of the bearings. As given by Table 7-2 inShigleys (Ref 1), for Deep-groove ball

bearings, the maximum slope at the bearings is between .001 and .003 radians. We

will assume that the maximum slope can be .003 radians.

Appendix A shows the derivation of the deflection and slope equation of the

beam by use of singularity functions. The resulting equation for the slope of the

beam is given in Equation 4 below where E is the modulus of elasticity of the

material and I is the second moment of inertia of the shaft.

1

(4.)

! ! = ! = (1.2075! ! + 4.83 ! .3 ! + .036225)

!"

! ! ! = 0 = .0092 !"#$"%&

! ! ! = .3! = .0184

These
results
show
that
the
slopes
at
each
bearing
are
unacceptable.

However,
the
slope
at
bearing
b
is
greater
than
that
at
the
location
of
bearing
a.
To

determine
the
new
minimum
diameter
of
the
shaft
required
the
following
relation
in

Equation
5
will
be
used.

!!"#

!!"#

64 !!"#

=

!

! !!"# !"#

64 .0184

=

(1.925(10!!! )

! . 003

(5.)

= 7.003 !!

The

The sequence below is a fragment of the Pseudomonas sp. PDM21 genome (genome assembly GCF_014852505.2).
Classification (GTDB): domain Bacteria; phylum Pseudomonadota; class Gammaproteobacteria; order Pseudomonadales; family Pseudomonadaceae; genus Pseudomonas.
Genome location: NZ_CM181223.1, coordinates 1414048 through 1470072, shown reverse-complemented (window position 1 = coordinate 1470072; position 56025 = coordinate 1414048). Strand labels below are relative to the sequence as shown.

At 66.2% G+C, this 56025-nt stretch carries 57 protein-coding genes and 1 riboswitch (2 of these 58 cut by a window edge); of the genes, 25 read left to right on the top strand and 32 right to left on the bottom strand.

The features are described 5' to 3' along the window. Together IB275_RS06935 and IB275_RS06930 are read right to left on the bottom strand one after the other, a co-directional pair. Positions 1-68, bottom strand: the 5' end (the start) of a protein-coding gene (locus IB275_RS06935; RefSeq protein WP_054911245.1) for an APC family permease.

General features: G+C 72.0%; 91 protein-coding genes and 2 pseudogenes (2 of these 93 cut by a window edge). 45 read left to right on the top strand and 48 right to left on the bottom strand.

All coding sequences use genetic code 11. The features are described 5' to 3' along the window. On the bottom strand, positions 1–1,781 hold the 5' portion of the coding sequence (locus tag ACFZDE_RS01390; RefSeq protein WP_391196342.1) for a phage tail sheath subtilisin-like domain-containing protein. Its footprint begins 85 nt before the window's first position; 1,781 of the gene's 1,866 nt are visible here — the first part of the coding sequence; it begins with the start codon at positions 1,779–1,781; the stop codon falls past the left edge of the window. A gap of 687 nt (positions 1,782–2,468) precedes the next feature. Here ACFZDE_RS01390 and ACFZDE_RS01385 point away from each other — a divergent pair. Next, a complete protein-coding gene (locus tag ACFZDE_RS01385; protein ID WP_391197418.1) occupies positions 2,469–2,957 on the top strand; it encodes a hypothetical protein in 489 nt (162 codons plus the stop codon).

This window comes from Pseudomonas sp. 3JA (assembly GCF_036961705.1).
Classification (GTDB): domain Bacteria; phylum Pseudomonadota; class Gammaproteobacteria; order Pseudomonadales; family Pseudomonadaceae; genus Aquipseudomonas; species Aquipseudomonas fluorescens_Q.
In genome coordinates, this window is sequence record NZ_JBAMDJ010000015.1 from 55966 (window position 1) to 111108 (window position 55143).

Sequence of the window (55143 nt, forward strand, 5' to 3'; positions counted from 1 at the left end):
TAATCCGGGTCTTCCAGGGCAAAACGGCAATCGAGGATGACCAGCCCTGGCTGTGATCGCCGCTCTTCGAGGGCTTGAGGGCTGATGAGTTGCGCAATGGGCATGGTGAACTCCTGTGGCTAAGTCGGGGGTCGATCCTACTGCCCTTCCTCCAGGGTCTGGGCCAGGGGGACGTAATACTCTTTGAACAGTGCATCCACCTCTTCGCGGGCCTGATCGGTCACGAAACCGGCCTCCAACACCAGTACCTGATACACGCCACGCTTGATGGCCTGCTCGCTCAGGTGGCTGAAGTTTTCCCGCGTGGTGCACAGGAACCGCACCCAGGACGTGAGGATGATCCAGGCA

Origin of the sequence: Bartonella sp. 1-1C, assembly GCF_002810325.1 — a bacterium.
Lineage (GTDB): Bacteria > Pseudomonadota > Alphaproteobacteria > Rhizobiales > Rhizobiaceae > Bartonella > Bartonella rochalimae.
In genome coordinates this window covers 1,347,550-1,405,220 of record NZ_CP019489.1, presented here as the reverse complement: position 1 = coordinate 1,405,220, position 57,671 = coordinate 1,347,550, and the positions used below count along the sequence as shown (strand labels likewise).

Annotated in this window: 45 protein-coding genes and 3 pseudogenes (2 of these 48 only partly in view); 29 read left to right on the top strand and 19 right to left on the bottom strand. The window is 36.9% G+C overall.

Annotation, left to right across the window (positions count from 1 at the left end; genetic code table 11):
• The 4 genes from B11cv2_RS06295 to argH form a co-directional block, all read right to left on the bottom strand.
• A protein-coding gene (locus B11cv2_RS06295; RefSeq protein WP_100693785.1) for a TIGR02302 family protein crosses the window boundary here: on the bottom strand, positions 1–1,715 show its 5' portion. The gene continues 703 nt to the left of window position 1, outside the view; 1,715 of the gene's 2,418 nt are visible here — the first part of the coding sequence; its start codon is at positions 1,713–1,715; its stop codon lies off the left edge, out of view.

minimum
diameter
of
the
shaft
must
be
7.003mm
to
accommodate
the

maximum
allowable
slope
of
the
bearing.
However,
even
though
the
minimum

diameter
for
the
shaft
is
approximately
7mm.
Bearings
with
a
bore
diameter
of
7mm

are
not
readily
available.
What
also
needs
to
be
taken
into
consideration
is
how
the

components
will
be
mounted
to
the
shaft.
A
general
drawing
of
the
shaft
is
shown
in

Figure
4
below.

To get an idea of what the diameters of the shaft should be, we will look at

the lifetime requirements of the bearings under the given loads. It is assumed that

there are no axial loads on the bearings and therefore the design forces are as

follows.

!!" = !!" = 2.415 !

The
C10
load
ratings
for
the
bearings
are
calculated
from
Equation
6
below.

Where
FD
is
the
design
force,
LD
is
the
design
life
of
the
bearing,
and
LR
is
the
lifetime

rating
(millions
of
revolutions).

!!" = !!

!!

!!

(6.)

!!",! = 27.27 !

!!",! = 109.08 !

As
given
in
Table
11-2
of
Shigleys
(Ref
1),
the
C10
load
ratings
for
any
of

specified
bore
diameter
bearings
will
work
for
the
design.

It
is
known
that
the
motor
shaft
has
a
diameter
of
.4997
+
0.000/-.005

(approximately
12.7
mm).
We
will
design
the
left
end
of
our